A Day in the Veterinary “Dental Chair”

What happens when a pet gets a teeth cleaning?

So maybe you’ve noticed that your furry friend has especially bad breath lately. Or maybe during a recent physical exam, the doctor pointed out dental tartar or calculus, gingivitis or other dental disease and has recommended a cleaning and even possibly(gasp!) extractions.  What does that really mean to the patient?

Just like people, our pet’s dental health can affect them on many levels.  Of course, oral comfort and health is important.  Less apparent is the effect of dental disease on their entire system.  Inflammation and oral bacteria can cause disease in the respiratory system (sinusitis, tonsil enlargement and bronchitis), the heart, especially the valves in the heart, and the liver and kidneys.  Being proactive and cleaning the teeth before more serious disease develops is an excellent way to avoid these sequalae.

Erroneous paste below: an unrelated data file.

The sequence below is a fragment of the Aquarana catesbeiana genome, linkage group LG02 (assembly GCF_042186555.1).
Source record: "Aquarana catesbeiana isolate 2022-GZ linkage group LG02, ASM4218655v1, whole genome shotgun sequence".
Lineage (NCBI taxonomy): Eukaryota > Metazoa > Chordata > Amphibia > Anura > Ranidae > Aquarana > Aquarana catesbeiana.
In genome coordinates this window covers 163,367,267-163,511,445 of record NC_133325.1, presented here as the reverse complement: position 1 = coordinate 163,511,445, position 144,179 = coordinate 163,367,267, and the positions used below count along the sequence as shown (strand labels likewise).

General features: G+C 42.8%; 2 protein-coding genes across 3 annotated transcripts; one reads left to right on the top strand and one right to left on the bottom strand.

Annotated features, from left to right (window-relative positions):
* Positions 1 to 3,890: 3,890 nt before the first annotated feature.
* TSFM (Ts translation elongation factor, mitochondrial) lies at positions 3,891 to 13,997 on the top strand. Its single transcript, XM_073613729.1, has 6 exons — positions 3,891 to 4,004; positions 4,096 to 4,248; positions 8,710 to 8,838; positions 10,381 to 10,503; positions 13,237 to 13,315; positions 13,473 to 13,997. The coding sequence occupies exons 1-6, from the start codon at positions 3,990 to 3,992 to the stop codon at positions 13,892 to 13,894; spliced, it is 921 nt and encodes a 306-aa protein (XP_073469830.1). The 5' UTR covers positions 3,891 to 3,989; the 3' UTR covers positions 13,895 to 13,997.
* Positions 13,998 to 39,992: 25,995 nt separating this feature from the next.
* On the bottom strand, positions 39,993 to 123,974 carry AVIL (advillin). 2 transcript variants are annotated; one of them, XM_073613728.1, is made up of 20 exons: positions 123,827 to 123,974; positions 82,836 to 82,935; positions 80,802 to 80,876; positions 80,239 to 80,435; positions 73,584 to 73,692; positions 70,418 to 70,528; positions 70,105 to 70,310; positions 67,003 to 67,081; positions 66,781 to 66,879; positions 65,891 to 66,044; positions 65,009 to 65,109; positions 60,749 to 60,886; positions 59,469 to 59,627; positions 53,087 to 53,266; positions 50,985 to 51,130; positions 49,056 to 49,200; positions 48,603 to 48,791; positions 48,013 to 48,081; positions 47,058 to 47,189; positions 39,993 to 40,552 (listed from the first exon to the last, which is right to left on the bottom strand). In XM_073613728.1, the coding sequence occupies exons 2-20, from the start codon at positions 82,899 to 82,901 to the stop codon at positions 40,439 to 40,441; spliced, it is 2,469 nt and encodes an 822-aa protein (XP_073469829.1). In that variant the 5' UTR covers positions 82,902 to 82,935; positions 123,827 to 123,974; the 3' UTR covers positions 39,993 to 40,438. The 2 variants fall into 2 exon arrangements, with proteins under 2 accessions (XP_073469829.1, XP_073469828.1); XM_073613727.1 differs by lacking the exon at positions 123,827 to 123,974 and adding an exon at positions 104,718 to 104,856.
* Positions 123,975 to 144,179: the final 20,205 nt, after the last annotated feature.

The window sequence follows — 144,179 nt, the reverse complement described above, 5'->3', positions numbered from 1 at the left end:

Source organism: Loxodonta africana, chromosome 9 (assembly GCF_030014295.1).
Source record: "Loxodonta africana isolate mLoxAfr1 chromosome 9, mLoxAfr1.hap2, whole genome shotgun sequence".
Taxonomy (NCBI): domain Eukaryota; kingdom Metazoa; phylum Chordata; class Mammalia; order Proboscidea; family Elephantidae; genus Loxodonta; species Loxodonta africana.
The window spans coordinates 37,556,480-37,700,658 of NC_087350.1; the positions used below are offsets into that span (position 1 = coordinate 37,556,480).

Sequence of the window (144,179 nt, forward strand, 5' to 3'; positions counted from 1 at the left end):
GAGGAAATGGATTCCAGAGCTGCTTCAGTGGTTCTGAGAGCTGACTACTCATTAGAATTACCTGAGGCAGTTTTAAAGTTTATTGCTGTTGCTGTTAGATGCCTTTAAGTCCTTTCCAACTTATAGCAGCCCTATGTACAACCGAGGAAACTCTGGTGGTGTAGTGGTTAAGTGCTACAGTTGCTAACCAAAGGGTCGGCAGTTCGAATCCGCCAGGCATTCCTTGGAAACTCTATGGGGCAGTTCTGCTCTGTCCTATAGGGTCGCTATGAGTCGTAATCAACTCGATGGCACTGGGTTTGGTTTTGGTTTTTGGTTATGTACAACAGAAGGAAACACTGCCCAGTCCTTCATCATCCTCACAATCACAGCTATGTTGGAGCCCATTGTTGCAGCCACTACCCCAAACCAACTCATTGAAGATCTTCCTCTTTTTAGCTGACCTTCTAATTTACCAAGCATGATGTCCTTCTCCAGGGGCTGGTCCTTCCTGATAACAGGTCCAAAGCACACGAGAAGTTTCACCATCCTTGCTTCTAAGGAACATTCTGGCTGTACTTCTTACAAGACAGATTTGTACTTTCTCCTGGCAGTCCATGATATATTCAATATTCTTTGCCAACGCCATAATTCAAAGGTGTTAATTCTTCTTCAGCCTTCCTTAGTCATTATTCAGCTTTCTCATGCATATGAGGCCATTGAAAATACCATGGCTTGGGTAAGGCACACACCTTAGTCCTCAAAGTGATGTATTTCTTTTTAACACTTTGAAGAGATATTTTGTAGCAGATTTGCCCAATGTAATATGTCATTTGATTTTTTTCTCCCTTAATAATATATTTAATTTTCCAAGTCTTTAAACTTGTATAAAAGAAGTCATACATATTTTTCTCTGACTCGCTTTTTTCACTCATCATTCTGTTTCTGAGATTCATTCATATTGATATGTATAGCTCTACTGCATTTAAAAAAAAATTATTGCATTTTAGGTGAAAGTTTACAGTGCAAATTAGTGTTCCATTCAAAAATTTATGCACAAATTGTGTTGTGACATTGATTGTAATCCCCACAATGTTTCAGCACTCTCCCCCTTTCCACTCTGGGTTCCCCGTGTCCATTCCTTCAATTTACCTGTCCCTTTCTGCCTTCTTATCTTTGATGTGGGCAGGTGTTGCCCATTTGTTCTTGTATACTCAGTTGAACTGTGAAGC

So, what does that actually mean for your pet?  Generally, the patient comes in early morning.  Since anesthesia is essential for a complete cleaning and oral exam, we ask that they not be fed for 12 hours prior. Understandably, many pet parents have serious concerns about anesthetic risk.  Since we take anesthesia seriously, we offer pre anesthetic laboratory and X-ray screenings (depending on the individuals health) and comprehensive anesthetic monitoring and support.

When we have the patient comfortably sleeping, we perform a thorough oral exam, detailed cleaning and polishing, and possibly dental X-rays.  If there are no areas of concern, our patients wake up on a recovery bed with warm blankets as we monitor them.

 Unfortunately, we occasionally find areas of concern.  We proceed with dental X-rays and will contact the owners for treatment recommendations which often include extractions.  The extractions are performed with the addition of medication to control pain and infection.  These pets are also carefully recovered.

Our doggy and kitty patients go home that evening with special soft food and medication to make their home recovery as smooth as possible.  Within days to a couple of weeks (if extractions were performed) our little friends are more comfortable, healthier, and have better smelling breath!

Dental care is just one part of comprehensive medical care that will keep your beloved pet healthy and happy.  We strive to provide our patients, your furry friends, with the best well-rounded care so you can love them and be loved by them for a very long time.